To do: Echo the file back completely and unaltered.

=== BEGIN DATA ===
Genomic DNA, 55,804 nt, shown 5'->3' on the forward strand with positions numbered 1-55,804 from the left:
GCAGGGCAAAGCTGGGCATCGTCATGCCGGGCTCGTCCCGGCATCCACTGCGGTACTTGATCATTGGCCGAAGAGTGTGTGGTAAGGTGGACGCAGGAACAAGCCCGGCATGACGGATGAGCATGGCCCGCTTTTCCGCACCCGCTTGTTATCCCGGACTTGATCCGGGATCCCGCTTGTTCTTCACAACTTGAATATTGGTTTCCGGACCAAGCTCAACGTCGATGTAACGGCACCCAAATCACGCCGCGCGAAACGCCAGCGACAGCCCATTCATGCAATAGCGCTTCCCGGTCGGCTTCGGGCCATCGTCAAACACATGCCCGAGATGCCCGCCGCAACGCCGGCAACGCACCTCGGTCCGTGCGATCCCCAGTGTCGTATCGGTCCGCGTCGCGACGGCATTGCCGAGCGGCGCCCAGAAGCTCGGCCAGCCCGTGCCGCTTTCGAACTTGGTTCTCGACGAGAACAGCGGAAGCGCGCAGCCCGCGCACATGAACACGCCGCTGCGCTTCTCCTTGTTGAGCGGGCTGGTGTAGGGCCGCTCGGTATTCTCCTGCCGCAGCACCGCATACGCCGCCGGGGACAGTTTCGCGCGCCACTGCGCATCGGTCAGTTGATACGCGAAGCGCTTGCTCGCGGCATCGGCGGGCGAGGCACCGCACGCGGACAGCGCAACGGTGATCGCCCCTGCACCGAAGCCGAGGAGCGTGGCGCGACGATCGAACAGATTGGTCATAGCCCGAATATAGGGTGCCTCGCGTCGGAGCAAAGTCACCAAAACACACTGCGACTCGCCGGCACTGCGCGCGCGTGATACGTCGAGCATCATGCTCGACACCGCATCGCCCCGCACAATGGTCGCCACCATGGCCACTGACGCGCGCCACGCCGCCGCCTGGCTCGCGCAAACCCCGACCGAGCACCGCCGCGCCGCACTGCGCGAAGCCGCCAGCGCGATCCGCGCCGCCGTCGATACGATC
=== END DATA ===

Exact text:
Genomic DNA, 55,804 nt, shown 5'->3' on the forward strand with positions numbered 1-55,804 from the left:
GCAGGGCAAAGCTGGGCATCGTCATGCCGGGCTCGTCCCGGCATCCACTGCGGTACTTGATCATTGGCCGAAGAGTGTGTGGTAAGGTGGACGCAGGAACAAGCCCGGCATGACGGATGAGCATGGCCCGCTTTTCCGCACCCGCTTGTTATCCCGGACTTGATCCGGGATCCCGCTTGTTCTTCACAACTTGAATATTGGTTTCCGGACCAAGCTCAACGTCGATGTAACGGCACCCAAATCACGCCGCGCGAAACGCCAGCGACAGCCCATTCATGCAATAGCGCTTCCCGGTCGGCTTCGGGCCATCGTCAAACACATGCCCGAGATGCCCGCCGCAACGCCGGCAACGCACCTCGGTCCGTGCGATCCCCAGTGTCGTATCGGTCCGCGTCGCGACGGCATTGCCGAGCGGCGCCCAGAAGCTCGGCCAGCCCGTGCCGCTTTCGAACTTGGTTCTCGACGAGAACAGCGGAAGCGCGCAGCCCGCGCACATGAACACGCCGCTGCGCTTCTCCTTGTTGAGCGGGCTGGTGTAGGGCCGCTCGGTATTCTCCTGCCGCAGCACCGCATACGCCGCCGGGGACAGTTTCGCGCGCCACTGCGCATCGGTCAGTTGATACGCGAAGCGCTTGCTCGCGGCATCGGCGGGCGAGGCACCGCACGCGGACAGCGCAACGGTGATCGCCCCTGCACCGAAGCCGAGGAGCGTGGCGCGACGATCGAACAGATTGGTCATAGCCCGAATATAGGGTGCCTCGCGTCGGAGCAAAGTCACCAAAACACACTGCGACTCGCCGGCACTGCGCGCGCGTGATACGTCGAGCATCATGCTCGACACCGCATCGCCCCGCACAATGGTCGCCACCATGGCCACTGACGCGCGCCACGCCGCCGCCTGGCTCGCGCAAACCCCGACCGAGCACCGCCGCGCCGCACTGCGCGAAGCCGCCAGCGCGATCCGCGCCGCCGTCGATACGATC